Guerrilla Warfare by Che Guevara is the book of standards and tactics for guerrilla warfare for the 1960s. Guevara needs no introduction. He is either loved or hated with very few people not taking sides.
Although dated in terms of weapons and the lay of the land after fifty years, the book still holds value. Technology has certainly changed. The Chiapas rebels made history by using the internet to promote their cause. Live Twitter feeds now give worldwide coverage to rebellions and protests. Much has changed since Guevara’s days of messengers and carrier pigeons. What makes this book interesting is what makes the guerrilla. When I joined the Marines in the early 1980s, I remember reading through the pre-boot camp material while on the delayed entry program. It explained what it is to be a Marine. How I would be trained to be a cut above the military servicemen around the world. We trained and acted on a higher standard. There was a build up to being a Marine. The idea was to psych you up for the challenge.
Guevara seems to follow the same path. Guerrilla fighters were morally superior to the oppressors. They were to treat the local population with respect and prove to the population that they were the good guys. When engaging the enemy, prisoners were not to be taken. There were to be lectured on the error of their ways and released. Injured enemies were to be given medical treatment. Again, the move was made to appear to be the bigger person, but it was also a very practical move. Guerrillas were in no position to create and run prisoner camps. Guerrilla warfare’s intent was to wear down the opponents to a tipping point to where the population would feel motivated to join en mass. A captured and released soldier might be less willing to put his life on the line for a second time.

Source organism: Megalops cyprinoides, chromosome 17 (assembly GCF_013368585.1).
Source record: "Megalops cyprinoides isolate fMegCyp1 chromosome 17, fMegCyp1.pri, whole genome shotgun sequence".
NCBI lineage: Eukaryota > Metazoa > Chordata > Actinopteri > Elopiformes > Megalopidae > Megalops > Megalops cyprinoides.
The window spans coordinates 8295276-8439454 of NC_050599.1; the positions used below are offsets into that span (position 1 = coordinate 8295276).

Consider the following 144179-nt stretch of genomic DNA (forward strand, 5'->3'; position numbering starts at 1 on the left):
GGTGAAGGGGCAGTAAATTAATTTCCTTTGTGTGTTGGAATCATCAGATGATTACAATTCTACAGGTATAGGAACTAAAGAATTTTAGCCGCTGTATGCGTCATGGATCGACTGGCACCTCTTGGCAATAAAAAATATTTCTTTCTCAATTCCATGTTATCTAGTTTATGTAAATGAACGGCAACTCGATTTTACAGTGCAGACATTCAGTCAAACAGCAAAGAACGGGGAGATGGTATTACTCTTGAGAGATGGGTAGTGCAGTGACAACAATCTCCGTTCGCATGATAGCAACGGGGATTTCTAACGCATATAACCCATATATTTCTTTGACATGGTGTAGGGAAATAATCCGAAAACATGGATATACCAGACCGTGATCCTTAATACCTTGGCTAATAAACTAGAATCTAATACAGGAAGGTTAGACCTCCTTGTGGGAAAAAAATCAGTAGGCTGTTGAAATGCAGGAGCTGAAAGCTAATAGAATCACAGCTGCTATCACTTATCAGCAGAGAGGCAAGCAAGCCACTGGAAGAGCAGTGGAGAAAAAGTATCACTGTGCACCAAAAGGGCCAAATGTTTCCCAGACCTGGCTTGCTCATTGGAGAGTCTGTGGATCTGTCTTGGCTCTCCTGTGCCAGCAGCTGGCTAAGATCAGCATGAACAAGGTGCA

This book still contains practical information. Engage the enemy only when you know you will win. Always make sure that when you engage the enemy, that you will capture enough ammunition to replace what was expended. Keep civilian casualties at a minimum; these are your allies and when acts of sabotage are needed, carry them out where they hurt the enemy and not the local population. Do not blow up a soft drink factory; it serves no military purpose concentrate on what feeds you enemy: Power plants, ammunition factories, and places that produce war material.
Guerrilla Warfare is an idealist type of book. It instructs on what makes a guerrilla a hero and leaves out what happens when things go wrong. It is written to make fighting an oppressor morally right and a noble cause. Guevara insists that outside government forces and influence should be kept out of the struggle. Why change from one master for another? In keeping with that theme, he does not mention communism or socialism. Interesting too, Yankee and Soviets are only mentioned twice. America, when used, refers to the hemisphere and not the US. A dated read in technology, but the marketing it still rings true. Selling an idea is not much different from selling a product. Perhaps Che was a bit more of a capitalist than he thought.